Once we officially had our French visas we put all our plans into motion. We made a packing list of the kinds of things we wanted to bring with us. We researched movers and storage places to keep our things in San Francisco while we were gone. We started to take French lessons from a tutor. We tried to estimate what our monthly costs would be and looked for hidden costs so we wouldn’t be surprised. And last but not least we started to look for a Paris apartment. (Here is my first post.)
Looking for an apartment in Paris is a dream and a nightmare. Since I knew it would probably be the only time we were going to live in Paris, I really didn’t want to skimp. I wanted it all: parquet wood floors, floor to ceiling windows with a view, a great Parisian neighborhood with a market, a nearby Metro stop. I dare you to look at Paris apartment listings without getting starry eyed. It’s impossible. There are some really amazing apartments out there. On the other side of the coin, Paris apartments can be old, have very strange layouts, are hard to find, and can be very expensive. In general if you are looking for an apartment in Paris I would look on Seloger, Sabbatical Homes, Fusac, or Craigslist. (In order of helpfulness.)
(Continue reading below for our story and all the surprise costs.)
I am missing Paris this week. We have been home three months now and I have been trying to process the whole experience. I wanted to write down my thoughts on the subject before I forget everything. Moving abroad was definitely one of the best decisions we’ve ever made. Before we went Paul and I had always talked about moving abroad like a lot of people do. But the motivation really came when I was at a photo shoot for Anthology Magazine and the photographer and the artist (whose home we were shooting) were talking about the time they each had spent in Paris. And it sort of clicked, I realized that a lot of creative people I knew had “done their time” in Paris. I don’t think moving to Paris is necessary for being creative but I decided if there was any way we could make it happen, we should try.
We started to research about visas and we realized if we could both keep our jobs and work remotely from Paris then we wouldn’t have to go through the challenges of finding a job and getting a work visa (very difficult). We were also happy to find out that rent in Paris is cheaper than in San Francisco. Our two bedroom apartment in Paris which was in a nice neighborhood and had a small view of the Eiffel Tower was about $2500/month. In San Francisco a two bedroom in an equivalent neighborhood would be more like $3200/month. If you don’t live in a city that probably sounds like a lot but all the New Yorkers reading this I’m sure are rolling their eyes about how affordable it is! (On a sidenote, my sister moved to the French countryside at the same time and they have a huge Farmhouse for about $1500/month. She covers all of that in this post.)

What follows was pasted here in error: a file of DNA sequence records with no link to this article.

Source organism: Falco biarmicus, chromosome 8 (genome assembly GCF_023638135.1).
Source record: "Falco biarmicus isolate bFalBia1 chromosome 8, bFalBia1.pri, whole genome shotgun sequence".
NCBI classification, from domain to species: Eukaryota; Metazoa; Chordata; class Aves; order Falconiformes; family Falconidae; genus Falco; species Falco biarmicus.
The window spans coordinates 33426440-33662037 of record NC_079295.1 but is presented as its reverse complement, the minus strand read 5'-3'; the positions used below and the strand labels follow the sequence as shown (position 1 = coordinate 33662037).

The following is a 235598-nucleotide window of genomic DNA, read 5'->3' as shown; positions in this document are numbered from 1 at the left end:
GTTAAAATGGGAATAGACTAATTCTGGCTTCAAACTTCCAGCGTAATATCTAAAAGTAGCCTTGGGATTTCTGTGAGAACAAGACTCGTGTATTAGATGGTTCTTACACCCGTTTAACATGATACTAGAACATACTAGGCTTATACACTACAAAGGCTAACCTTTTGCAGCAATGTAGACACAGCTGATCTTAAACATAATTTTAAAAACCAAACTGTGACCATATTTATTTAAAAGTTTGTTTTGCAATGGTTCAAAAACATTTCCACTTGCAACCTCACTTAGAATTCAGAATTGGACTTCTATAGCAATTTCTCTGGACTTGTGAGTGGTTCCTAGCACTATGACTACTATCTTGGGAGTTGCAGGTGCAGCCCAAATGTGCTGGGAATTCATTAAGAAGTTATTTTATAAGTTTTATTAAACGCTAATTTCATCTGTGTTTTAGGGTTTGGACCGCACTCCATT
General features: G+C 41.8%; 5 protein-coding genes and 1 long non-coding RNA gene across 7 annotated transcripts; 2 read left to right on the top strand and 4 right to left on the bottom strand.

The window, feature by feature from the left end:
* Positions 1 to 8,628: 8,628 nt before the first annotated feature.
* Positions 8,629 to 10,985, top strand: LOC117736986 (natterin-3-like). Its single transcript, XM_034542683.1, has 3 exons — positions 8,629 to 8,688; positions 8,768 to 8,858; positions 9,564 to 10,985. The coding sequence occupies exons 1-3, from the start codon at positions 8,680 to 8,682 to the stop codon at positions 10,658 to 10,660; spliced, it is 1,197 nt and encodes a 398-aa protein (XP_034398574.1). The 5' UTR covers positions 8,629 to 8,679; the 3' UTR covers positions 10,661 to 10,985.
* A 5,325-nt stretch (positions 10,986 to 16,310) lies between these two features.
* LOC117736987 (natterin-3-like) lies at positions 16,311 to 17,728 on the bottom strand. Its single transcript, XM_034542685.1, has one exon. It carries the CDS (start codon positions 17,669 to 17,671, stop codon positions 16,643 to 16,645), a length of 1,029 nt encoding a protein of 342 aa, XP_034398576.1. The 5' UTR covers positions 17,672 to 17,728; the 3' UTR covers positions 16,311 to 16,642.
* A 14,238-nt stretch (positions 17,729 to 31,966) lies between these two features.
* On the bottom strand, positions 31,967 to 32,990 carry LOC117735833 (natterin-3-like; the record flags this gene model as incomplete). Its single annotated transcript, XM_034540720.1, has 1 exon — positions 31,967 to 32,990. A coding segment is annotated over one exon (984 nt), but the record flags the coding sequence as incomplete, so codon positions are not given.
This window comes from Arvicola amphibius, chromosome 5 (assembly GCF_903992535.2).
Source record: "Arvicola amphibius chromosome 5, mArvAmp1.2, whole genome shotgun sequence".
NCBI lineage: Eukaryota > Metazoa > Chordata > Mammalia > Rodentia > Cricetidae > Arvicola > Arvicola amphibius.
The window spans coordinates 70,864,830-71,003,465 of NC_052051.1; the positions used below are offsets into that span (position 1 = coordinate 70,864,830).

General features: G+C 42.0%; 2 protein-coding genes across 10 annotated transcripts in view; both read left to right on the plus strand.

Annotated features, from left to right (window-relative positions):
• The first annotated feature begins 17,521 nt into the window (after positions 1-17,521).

The financial aspect for me was the most frightening. I don’t get nervous very often but it was terrifying putting ourselves in a place where we weren’t sure how much we would make (as freelancers our income is always inconsistent) or how much our monthly expenses would be. Sometimes people use words like “lucky” about us moving to Paris, and I know we are. But I want to sit them down and explain to them how scary it was moving to France. It put us so far out of our comfort zone in every way possible. We didn’t speak French, we didn’t know a soul, we didn’t even have a place to live, or (continue reading below)